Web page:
For 50 minutes, at Bartholomew's gentle prompting, Askin explains the court's major findings, which would impose constitutional standards on association governance, and speculates on their possible implications. He also responds to Bartholomew's steady stream of interjections, asides, and, sometimes, complete non sequiturs, most of them directed at CAI or, more ominously, "the industry." After Askin reviews several tangential issues decided at various stages during the case, for example, there's a pause. Then Bartholomew says: "You know, CAI will be the first one to say, 'Hands off. Associations are the best form of democracy we have today. It's democracy up close and personal.' Yet, all of these issues seem to frustrate any kind of public participation.... Associations have been known to fine people right before an election, especially if they know that they're going to vote for somebody else. So, there's no democracy in an association." Later, when Askin says he wouldn't mind if some lingering questions in the case were hashed out in mediation, Bartholomew asks: "How many of the mediators are members of CAI?" Some minutes after that, the discussion turns to how the ruling might be implemented across the country, and Askin says he's not optimistic that state legislatures could be of much help because CAI exerts more influence there than homeowners do. That really gets Bartholomew excited. "I'll tell you one thing," she says. "A lot of legislators are pulling their hair.... I have talked to legislators from a couple of different states, and the thing is, they're getting inundated with calls from really mad constituents. They're just really fed up and don't know where to turn. The problem is, the legislators don't know what they're doing either. And so they've come up with the ombudsmen. They're coming up with common-interest commissions.... And all of those things are being hijacked by the industry. They're being run by the industry, and the homeowners are getting further and further behind." Askin is silent, so Bartholomew plows ahead: "And even in instances where you have criminal activity, nobody's willing to get involved."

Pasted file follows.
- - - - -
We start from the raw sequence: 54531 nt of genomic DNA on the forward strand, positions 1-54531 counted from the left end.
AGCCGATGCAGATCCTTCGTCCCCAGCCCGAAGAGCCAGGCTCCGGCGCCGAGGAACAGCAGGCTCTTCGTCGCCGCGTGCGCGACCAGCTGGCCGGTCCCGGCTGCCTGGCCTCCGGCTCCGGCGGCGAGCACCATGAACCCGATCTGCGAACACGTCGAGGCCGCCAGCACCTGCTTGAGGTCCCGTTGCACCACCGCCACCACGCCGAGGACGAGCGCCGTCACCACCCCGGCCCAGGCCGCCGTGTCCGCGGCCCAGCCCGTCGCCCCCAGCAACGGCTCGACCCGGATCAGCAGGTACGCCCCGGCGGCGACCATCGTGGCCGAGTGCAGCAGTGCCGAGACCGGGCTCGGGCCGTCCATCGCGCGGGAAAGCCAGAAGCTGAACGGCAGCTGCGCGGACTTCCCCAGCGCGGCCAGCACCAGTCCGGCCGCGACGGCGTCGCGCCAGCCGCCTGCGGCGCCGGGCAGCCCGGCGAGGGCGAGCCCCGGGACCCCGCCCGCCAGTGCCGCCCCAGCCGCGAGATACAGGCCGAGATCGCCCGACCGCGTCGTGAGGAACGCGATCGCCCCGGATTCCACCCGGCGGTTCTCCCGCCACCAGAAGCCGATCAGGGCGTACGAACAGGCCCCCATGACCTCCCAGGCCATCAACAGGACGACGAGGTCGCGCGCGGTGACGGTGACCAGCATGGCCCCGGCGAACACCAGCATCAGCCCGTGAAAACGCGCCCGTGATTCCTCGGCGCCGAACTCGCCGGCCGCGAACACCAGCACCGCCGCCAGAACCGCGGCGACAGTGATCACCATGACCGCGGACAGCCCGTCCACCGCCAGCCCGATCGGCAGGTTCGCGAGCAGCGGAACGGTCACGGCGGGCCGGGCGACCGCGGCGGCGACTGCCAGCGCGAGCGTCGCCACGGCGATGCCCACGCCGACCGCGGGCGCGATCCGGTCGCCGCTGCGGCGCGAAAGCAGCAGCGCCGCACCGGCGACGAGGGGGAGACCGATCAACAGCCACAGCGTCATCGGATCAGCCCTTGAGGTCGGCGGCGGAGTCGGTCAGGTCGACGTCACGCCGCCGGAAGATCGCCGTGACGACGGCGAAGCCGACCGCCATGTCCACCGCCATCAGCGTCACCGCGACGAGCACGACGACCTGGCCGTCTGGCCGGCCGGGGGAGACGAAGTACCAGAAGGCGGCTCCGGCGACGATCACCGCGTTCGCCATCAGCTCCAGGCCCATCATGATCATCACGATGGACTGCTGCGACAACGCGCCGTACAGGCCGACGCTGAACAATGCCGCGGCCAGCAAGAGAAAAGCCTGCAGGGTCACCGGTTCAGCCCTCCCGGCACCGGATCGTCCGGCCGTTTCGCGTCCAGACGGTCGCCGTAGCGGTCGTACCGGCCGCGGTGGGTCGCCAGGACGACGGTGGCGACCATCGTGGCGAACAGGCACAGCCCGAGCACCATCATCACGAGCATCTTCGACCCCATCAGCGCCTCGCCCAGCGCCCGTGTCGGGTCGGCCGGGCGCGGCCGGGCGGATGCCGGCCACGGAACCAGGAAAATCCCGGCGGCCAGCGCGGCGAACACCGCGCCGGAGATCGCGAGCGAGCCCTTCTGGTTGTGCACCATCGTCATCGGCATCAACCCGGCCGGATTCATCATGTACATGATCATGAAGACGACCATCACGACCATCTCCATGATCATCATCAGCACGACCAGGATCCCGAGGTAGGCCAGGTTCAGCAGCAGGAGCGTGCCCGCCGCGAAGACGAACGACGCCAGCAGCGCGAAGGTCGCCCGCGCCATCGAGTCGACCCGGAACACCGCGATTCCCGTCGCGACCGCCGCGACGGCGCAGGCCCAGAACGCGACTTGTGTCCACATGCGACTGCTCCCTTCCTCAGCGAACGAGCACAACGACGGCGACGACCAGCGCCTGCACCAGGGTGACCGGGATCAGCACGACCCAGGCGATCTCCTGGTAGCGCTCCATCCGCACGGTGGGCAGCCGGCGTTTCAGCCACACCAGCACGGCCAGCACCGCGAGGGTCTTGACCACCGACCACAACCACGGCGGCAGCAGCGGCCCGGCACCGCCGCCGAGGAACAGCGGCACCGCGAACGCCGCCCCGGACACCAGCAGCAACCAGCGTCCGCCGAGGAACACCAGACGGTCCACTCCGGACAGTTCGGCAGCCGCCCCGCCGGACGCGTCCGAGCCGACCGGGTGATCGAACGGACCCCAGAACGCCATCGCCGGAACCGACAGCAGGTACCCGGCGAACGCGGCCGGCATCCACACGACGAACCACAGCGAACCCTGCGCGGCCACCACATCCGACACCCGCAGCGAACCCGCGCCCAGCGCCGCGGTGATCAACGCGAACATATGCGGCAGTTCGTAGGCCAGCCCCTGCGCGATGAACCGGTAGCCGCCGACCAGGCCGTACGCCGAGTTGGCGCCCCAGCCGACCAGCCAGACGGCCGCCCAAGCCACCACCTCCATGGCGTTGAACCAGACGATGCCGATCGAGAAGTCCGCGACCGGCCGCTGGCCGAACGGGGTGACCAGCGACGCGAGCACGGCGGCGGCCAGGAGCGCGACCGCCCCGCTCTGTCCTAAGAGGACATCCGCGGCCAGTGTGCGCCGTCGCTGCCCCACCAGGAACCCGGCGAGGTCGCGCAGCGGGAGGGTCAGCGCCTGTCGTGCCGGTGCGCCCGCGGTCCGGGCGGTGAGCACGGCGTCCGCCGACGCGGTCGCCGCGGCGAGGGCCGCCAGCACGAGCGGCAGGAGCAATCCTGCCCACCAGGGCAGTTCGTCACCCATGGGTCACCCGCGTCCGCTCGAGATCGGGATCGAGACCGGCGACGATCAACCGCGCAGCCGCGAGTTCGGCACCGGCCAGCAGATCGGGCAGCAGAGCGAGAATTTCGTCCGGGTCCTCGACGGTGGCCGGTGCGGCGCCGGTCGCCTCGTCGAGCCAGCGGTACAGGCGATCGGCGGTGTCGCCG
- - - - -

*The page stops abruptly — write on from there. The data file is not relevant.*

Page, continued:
All in all, it's not bad radio. The issues get covered, the host cracks some jokes, and the listeners—well, it's doubtful that any minds have been changed. Audiences for shows like On the Commons tend to be self-selecting, and Bartholomew considers herself a journalist but also a homeowner advocate, one of a number of self-styled watchdogs who think HOAs need monitoring, fixing, serious reining in, or even complete dissolution. And, in many ways, Bartholomew's soft, lilting tones are the voice of the movement itself: earnest, wonky, suspicious, dedicated, outraged, and prone to cracking.